In contrast, in the absence of a visible injury, anal sphincter damage is rare. One group (click here) found no cases among 291 women examined later by endoanal ultrasound. (Seven percent had evidence of a “non intact” internal sphincter, but that is a thin layer of impalpable muscle fibres adjacent to the anal mucosa; no-one thinks you can diagnose damage to that that by rectal examination.)

Moreover, if the perineum is intact, palpation is an imprecise way to diagnose sphincter injury, because skin and the transverse perineal muscles lie in the way. Few midwives or doctors are trained to identify an anal sphincter tear when the perineum is intact.

And what is the midwife supposed to do if she diagnoses this rare injury in a woman with an intact perineum? Call a doctor to incise the skin and repair the damaged sphincter? I don’t think so! Thirty years ago, I’m told, an idiosyncratic consultant in Leeds, who believed in the existence of occult sphincter damage, occasionally did just that, but he was a poor role model, ending his career in disgrace following an unrelated conviction for sexually assaulting his patients.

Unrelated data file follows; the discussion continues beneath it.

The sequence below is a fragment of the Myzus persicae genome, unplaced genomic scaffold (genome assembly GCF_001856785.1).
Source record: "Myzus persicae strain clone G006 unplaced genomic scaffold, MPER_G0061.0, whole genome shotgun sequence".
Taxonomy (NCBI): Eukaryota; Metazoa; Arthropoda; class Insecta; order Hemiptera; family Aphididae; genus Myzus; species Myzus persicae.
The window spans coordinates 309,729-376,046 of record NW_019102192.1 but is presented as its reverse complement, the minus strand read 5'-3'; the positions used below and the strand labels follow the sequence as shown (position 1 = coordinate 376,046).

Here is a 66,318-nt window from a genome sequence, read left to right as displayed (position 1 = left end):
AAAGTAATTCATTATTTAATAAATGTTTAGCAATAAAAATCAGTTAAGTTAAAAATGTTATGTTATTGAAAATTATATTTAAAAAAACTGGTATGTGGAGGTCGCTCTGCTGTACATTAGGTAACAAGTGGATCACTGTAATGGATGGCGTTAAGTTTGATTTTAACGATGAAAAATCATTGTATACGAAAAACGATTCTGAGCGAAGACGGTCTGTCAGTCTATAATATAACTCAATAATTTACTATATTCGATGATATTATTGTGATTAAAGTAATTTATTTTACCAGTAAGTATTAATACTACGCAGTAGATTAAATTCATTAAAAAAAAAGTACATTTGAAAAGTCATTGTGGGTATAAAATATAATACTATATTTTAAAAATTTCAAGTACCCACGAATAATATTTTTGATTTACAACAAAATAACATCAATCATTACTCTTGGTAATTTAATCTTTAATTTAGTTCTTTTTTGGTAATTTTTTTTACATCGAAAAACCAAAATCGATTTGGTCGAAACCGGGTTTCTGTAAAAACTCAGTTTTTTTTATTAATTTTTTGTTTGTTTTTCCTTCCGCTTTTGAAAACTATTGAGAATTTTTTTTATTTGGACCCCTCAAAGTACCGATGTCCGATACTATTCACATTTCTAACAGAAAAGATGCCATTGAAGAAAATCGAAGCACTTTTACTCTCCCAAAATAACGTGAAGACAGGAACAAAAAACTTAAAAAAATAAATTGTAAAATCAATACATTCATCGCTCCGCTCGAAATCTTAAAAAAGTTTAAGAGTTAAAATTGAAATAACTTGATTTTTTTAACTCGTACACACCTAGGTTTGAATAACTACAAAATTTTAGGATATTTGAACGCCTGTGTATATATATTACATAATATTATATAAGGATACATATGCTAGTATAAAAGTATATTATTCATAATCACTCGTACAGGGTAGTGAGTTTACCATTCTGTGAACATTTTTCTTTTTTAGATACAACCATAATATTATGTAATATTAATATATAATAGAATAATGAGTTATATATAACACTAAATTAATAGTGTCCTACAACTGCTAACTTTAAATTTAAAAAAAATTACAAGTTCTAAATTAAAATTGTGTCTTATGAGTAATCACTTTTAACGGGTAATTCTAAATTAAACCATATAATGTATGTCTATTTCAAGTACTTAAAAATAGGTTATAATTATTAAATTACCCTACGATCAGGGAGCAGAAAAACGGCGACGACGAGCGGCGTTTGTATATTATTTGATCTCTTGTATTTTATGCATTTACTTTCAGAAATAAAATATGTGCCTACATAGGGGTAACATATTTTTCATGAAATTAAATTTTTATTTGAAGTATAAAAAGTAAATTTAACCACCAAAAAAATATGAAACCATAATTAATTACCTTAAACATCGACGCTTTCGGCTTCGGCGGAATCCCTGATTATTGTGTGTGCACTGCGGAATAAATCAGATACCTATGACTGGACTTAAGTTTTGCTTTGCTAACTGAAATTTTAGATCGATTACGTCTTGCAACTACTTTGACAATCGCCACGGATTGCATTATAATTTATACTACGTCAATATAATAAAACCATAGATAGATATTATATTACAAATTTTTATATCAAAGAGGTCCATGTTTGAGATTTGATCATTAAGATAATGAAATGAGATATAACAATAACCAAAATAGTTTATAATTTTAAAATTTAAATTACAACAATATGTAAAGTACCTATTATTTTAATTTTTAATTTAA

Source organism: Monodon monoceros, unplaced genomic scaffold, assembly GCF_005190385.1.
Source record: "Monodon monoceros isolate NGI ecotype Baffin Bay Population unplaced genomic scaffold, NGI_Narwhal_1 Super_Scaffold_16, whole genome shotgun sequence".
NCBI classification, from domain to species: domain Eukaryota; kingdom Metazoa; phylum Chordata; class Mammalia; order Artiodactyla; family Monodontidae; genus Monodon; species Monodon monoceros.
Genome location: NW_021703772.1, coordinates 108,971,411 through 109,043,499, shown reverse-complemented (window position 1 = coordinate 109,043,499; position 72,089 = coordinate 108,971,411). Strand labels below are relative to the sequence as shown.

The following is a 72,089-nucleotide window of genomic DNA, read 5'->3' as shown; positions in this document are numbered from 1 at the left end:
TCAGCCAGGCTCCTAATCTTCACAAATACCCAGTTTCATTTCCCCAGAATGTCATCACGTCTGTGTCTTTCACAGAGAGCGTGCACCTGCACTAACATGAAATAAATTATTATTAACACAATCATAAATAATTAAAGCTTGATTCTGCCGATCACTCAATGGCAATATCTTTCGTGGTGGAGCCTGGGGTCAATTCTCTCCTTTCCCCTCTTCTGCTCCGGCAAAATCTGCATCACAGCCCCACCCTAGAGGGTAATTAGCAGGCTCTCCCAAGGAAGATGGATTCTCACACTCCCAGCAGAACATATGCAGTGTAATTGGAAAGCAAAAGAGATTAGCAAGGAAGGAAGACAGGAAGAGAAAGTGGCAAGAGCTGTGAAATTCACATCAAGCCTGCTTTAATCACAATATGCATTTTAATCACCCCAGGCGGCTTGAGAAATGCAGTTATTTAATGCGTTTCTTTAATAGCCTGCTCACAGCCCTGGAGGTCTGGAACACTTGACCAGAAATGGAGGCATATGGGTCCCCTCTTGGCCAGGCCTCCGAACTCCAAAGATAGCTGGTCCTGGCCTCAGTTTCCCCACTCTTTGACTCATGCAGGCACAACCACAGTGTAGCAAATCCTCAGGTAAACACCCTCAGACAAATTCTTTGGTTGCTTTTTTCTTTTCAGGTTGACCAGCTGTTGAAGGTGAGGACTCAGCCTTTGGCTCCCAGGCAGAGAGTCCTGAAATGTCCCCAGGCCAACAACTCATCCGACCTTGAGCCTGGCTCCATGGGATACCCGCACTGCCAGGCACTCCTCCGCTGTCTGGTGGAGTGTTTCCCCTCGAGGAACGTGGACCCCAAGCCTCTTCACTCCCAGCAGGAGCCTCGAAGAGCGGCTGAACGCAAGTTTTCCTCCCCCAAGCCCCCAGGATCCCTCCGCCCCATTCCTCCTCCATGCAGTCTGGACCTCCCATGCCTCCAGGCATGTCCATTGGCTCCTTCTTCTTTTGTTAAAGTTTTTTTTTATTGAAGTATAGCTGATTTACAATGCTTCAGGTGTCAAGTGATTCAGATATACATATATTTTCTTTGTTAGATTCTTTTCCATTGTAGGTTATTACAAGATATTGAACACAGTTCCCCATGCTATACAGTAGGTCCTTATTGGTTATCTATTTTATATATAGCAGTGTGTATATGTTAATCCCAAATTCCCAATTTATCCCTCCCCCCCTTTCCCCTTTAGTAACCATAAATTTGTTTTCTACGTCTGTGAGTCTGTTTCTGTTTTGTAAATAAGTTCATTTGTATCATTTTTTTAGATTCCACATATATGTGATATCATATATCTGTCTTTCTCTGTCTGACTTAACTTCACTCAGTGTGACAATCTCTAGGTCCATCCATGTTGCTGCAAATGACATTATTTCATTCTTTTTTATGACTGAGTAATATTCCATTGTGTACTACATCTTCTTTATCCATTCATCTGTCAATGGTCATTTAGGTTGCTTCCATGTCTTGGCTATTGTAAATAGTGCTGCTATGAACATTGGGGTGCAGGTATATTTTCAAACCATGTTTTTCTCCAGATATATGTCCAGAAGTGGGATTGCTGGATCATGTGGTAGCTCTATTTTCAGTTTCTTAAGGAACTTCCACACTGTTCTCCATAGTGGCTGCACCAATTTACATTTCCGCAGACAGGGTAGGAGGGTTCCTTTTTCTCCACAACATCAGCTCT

Pelvic floor exercises are recommended anyway, and there’s no point in bringing women back for extra postnatal examinations, because no-one recommends late surgery in the absence of symptoms.

Routine rectal examination in the presence of an intact perineum fails all the criteria of a useful screening test. Most midwives wisely don’t do it. Those that do, should stop.

Jim Thornton

 

Philip Larkin’s Koan

September 22, 2018

By Paisley Rekdal

Larkin never wrote a villanelle, but he featured in this one. Nor, though he wrote so much else about death, did he ever say that in a perfect universe we’d all be dead. It is the sort of thing he might have said, but death also terrified him. The koan I guess, a riddle without a solution, like the sound of one hand clapping.

Philip Larkin’s Koan